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‘Stories’ are taking over social media, but monetization is elusive

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By Alyssa Newcomb

The evolution of how people share their lives on social media changed with relatively little fanfare on Oct. 3, 2013.

On that day, Snapchat introduced a new way for people to share their day with friends — “Stories,” in which users could stitch together a compilation of different snapshots from the past 24 hours that would then disappear. While the format received some coverage in the tech press, it was at the time just another feature on an app primarily used as a way for young people to send messages to each other.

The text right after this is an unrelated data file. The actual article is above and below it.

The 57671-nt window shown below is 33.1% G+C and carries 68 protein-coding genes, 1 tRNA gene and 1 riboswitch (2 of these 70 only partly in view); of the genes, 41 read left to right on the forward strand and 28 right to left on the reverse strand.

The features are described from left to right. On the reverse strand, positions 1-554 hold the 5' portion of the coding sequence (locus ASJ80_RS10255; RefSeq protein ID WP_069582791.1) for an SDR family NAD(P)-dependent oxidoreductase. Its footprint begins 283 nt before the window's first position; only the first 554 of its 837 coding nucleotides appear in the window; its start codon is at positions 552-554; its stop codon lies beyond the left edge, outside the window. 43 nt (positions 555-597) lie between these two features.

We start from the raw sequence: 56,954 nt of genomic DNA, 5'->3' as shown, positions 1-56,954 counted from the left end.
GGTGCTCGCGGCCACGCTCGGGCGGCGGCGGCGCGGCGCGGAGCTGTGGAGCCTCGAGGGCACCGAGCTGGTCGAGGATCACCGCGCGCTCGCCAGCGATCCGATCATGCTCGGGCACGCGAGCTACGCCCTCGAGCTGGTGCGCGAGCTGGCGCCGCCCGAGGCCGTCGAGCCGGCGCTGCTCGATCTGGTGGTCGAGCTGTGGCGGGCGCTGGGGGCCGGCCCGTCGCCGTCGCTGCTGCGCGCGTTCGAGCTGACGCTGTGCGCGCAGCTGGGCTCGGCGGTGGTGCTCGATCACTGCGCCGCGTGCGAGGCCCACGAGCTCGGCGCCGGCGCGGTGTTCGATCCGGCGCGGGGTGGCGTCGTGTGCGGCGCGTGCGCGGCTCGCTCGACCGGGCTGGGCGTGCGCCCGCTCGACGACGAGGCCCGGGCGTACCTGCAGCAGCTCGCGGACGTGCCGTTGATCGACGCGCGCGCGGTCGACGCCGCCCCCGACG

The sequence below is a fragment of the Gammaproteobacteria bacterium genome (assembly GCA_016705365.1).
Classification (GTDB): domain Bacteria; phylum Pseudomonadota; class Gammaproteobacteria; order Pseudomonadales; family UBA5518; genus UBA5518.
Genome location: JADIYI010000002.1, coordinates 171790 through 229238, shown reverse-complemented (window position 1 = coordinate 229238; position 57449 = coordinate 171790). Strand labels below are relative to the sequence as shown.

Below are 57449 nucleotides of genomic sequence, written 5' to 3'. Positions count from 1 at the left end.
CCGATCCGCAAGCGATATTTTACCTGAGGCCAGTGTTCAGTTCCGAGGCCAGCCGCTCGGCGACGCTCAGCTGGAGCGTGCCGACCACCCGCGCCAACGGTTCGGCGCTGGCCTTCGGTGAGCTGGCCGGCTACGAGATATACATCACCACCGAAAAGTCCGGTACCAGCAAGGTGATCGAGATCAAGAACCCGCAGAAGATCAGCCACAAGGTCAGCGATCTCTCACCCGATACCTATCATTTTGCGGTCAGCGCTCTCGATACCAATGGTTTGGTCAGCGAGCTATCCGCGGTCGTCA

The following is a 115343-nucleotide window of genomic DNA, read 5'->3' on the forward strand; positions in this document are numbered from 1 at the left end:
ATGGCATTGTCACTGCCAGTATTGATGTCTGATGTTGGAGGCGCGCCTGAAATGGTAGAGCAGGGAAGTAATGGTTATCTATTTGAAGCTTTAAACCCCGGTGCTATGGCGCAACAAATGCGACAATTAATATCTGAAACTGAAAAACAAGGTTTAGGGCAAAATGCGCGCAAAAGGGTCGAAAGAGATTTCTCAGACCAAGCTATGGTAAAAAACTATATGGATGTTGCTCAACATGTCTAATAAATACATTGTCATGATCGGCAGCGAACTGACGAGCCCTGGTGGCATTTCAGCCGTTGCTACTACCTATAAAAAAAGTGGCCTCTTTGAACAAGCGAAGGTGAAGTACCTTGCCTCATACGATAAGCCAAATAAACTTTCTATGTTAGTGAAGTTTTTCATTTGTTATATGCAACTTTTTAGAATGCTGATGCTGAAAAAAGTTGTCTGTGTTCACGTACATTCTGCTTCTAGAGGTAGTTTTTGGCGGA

More than five years later, the stories format has become one of the most-copied innovations in technology, showing up on almost every social media platform.

Facebook has embraced the format on all of its platforms, most notably WhatsApp and Instagram, which has enjoyed meteoric growth for its stories feature since it launched in Aug. 2016. The photo app has said that 400 million people use the stories feature every day, prompting the company to shift its focus away from its mainstay photo stream.

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